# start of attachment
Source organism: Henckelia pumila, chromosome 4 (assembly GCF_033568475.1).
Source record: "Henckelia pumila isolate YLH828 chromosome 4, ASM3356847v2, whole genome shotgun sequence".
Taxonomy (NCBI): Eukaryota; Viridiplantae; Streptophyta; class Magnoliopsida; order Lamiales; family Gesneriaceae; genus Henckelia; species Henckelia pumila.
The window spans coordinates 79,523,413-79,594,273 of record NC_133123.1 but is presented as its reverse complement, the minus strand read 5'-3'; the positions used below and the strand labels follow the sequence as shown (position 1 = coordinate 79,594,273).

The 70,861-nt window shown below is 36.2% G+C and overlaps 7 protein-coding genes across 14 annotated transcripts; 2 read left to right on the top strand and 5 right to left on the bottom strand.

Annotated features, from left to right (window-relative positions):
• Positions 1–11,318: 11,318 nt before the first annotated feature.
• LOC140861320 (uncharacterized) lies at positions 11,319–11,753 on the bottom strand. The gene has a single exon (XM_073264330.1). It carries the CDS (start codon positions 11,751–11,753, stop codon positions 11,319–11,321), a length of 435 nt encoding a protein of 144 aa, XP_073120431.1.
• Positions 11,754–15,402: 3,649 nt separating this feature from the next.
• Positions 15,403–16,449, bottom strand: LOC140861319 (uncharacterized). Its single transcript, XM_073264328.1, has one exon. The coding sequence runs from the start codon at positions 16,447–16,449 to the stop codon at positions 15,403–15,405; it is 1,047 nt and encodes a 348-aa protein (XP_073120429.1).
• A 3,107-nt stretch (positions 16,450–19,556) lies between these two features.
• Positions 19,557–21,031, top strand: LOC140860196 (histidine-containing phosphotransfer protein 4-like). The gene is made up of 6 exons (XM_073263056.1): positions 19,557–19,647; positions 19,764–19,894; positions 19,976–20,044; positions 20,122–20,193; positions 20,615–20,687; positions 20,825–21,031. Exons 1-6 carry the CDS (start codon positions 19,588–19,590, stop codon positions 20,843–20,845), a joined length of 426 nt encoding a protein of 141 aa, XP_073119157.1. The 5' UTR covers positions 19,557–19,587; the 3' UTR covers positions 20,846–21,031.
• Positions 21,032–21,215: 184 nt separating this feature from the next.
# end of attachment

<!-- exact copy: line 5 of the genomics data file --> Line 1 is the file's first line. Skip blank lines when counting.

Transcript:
The 70,861-nt window shown below is 36.2% G+C and overlaps 7 protein-coding genes across 14 annotated transcripts; 2 read left to right on the top strand and 5 right to left on the bottom strand.